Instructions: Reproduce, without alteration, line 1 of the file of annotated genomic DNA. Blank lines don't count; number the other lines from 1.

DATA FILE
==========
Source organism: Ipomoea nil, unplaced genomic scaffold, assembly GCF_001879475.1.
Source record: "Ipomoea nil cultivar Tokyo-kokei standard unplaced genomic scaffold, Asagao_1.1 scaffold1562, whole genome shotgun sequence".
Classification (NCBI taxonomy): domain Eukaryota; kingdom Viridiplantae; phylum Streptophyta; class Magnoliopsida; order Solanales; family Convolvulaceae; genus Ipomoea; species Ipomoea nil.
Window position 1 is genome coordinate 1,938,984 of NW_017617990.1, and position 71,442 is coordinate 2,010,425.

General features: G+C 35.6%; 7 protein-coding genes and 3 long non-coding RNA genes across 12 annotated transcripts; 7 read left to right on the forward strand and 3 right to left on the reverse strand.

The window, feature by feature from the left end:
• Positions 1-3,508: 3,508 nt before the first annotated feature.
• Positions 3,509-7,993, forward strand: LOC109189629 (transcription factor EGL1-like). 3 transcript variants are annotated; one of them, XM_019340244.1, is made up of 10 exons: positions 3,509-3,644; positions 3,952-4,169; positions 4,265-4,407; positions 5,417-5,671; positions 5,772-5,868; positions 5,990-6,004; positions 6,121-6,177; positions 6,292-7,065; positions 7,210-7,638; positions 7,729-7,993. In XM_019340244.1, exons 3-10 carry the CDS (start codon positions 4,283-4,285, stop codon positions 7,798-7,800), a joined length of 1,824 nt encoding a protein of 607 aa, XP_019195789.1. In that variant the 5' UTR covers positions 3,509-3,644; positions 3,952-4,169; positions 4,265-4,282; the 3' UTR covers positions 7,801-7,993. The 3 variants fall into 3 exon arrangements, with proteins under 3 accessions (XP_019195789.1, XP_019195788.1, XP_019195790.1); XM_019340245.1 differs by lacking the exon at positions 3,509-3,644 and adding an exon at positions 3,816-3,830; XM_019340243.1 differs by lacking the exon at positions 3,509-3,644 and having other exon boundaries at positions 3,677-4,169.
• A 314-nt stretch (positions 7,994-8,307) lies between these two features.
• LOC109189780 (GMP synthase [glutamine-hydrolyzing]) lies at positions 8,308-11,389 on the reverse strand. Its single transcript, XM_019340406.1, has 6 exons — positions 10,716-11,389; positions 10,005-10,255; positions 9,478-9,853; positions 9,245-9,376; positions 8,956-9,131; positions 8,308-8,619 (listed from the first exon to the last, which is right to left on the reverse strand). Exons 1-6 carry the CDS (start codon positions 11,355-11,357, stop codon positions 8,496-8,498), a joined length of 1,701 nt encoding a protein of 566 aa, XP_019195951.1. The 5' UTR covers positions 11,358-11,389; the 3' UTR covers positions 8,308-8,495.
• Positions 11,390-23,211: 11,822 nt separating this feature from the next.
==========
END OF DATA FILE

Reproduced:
Source organism: Ipomoea nil, unplaced genomic scaffold, assembly GCF_001879475.1.